A scroll bar in a window is supposed to behave in a certain way. It has a job to do: to navigate from one edge to another, vertically or horizontally. But still as often, UX designers manipulate the scrollbar to behave in some way on their site. This is called “scrollbar hijacking”. Often, designers do this to highlight fancy animated effects, but just some cool animated effects do not essentially make for a great experience on the web. Instead, it gives the user the feeling of losing control and nothing is more frustrating for the user experience such a UX Design Problems.

If the designer feels that scroll hijacking is indeed necessary from an aesthetic or usability standpoint, the least they can do is use a layout which is appropriate for it. Tumblr did it well on their homepage – despite using scroll hijacking, they designed the content in the form of individual slides and the user gets the impression that they are navigating between different slides, while they are scrolling.

Solutions to scroll hijacking UX design problems
Solutions to Scroll Hijacking Problem in UX Design by tumblr

Sign-Up Walls

Some very reputed websites force users to sign up before they even start using a service – like some news websites. This stops the user from getting a feel of the service/ website, and can be quite frustrating. A very important principle to be followed for effective web design is “try before you buy”. 

Users should be able to give the product or service a try, in order to make their minds about whether to buy it or not. In the context of content services like news websites, this means offering a fixed quantum of content – like articles – free, and push a sign up wall to them only when they have read enough to know they want more.

UX Design Sign up problems

Autoplay

When a website loads up, you don’t expect a random audio clip that starts playing on its own. Same goes for video. On certain websites, videos start auto-playing, along with sound. It is a proven fact that when this happens, many users immediately quit the website almost instantly. And the enterprising ones who stick around, try to find ways to mute the sound or close the video.  

Auto-play is an established practice by now, but UX designers will do well to ensure that they are muted by default. Users interested in the content may toggle it on if they so desire. Classic example of showcasing the project: Thermax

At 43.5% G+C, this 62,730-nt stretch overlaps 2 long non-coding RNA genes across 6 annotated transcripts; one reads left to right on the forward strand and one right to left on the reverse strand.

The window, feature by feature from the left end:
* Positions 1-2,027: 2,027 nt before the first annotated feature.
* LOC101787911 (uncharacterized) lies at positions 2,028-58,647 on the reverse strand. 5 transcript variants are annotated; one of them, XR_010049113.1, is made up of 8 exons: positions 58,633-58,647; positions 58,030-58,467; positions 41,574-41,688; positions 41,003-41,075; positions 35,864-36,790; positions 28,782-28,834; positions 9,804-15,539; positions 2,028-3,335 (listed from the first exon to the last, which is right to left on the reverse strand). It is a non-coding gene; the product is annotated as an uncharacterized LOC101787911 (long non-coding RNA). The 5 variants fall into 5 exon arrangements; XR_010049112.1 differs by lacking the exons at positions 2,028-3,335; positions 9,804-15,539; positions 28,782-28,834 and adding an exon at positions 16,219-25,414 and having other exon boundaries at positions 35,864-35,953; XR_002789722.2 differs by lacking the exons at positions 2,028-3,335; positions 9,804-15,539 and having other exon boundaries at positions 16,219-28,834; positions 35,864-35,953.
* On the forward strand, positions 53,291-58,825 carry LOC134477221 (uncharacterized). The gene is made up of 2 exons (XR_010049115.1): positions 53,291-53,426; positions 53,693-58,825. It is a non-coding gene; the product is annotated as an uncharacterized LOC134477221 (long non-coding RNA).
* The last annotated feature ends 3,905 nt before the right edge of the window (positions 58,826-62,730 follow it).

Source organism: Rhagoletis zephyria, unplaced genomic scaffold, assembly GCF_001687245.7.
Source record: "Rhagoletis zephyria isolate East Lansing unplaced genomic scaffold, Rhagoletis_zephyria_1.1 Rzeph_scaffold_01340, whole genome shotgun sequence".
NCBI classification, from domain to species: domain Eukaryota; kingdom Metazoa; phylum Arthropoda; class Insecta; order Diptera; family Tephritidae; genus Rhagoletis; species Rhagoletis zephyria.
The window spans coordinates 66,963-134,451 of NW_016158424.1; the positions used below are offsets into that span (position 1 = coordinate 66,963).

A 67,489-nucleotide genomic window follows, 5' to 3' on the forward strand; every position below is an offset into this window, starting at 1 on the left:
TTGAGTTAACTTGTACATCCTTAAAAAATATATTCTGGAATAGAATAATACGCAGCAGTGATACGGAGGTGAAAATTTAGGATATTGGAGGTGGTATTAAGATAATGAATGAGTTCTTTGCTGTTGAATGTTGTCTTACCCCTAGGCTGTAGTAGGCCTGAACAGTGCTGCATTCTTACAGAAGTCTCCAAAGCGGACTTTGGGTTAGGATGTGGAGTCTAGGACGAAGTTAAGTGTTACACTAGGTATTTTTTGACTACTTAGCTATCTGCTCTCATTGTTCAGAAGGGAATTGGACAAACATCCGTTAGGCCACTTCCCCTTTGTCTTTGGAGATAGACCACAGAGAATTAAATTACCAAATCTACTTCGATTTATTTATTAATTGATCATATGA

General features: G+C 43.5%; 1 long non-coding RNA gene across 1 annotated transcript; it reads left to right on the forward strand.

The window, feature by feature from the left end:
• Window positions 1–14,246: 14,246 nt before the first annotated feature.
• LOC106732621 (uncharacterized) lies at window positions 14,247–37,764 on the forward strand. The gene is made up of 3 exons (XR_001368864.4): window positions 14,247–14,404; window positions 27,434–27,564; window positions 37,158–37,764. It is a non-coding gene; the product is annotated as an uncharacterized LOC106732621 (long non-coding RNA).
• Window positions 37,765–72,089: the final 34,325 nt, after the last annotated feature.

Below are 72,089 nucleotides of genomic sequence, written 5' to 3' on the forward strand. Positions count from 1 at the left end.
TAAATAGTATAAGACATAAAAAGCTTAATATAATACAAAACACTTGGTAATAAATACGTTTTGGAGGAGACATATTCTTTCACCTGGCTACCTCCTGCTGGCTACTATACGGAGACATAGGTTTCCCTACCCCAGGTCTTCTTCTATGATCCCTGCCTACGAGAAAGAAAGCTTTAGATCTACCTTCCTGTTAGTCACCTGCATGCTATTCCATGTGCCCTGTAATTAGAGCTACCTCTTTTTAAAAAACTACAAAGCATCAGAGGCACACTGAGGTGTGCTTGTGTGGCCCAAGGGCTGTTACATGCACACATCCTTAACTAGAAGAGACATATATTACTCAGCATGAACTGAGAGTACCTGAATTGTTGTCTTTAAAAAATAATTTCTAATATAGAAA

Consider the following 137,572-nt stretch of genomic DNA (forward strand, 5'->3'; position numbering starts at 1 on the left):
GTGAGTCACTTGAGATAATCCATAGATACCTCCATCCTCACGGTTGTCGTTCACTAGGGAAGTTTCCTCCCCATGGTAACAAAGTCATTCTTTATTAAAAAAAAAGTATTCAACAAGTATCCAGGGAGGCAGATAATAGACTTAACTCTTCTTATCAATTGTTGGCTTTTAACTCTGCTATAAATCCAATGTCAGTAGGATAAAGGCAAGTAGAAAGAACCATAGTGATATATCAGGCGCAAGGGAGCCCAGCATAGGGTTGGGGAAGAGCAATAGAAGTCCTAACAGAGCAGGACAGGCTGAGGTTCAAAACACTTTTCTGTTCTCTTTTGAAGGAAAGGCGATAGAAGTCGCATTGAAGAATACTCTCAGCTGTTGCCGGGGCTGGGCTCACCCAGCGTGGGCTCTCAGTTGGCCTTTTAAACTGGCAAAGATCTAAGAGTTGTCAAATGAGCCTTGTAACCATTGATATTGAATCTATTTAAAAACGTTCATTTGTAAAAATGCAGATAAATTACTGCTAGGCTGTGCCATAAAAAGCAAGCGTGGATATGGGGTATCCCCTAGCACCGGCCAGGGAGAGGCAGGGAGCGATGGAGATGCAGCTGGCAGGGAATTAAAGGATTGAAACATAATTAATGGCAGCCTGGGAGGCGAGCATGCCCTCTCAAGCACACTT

Browser Notifications

Notifications are useful features for users to get updates about their mobile apps, with information on their posts, or latest news updates etc. But lately, notifications have become a prominent UX Design Problems which is a nuisance for most users and most smartphone operating systems feature ways to turn off notifications for some or all apps. Some apps have that feature built in. Similarly, on the web there are push notifications which are meant to serve users with updates about the website. When a website asks such permission, users are often disinterested in the feature. The website designers should figure out a way to highlight the benefits for the users on the permission window, and also contain a button to toggle it off.

Cookies

Website cookies store personal details about the user which can be used to track their behaviour online. Privacy norms – and in some cases, regulations like the European GDPR guidelines – require websites to disclose this information, in addition to other disclosures.

In the case of certain websites, users get a window offering them the option to accept the cookies or to leave the website. These even block users till they choose either option. This can be exasperating for many users. As an alternative strategy, many other websites show an alert that reveals how cookies are being utilised and allows the users to decide whether they want to accept all cookies or only some of them. This method, while adhering to the norms, gives users more flexibility and seems more welcoming.

EU Law for Cookies

FAQs For UX Design Problems

What are Some Problems faced by UX Designers?

One of the challenges faced by UX designers is to contend with project deadlines and budget constraints. Another common problem is that UX designers are often not involved in the project from the beginning. This can lead to a disconnect between the design and the development of the product. UX designers also face a challenge in terms of constantly staying up-to-date with the latest design trends and technologies. This can be a difficult task, as the design world is constantly changing and evolving.

What are some UX Problems? How does it look like is there any example?

Some of the UX problems faced are lack of legibility, size of click targets, unpredictability, sudden shifts in content, losses due to errors, back button issues, scroll hijacking, sign-up walls, autoplay, and cookies.

How can UX Design Problems affect our Business

If a business does not have a good UX design, it can affect the business in a number of ways. For example, customers may have difficulty using the company’s website or app, which can lead to lost business. In addition, poor UX design can make it difficult for employees to use company systems, which can lead to inefficiencies and lost productivity. And a bad UX design can damage the company’s reputation, which can lead to lost customers and revenue.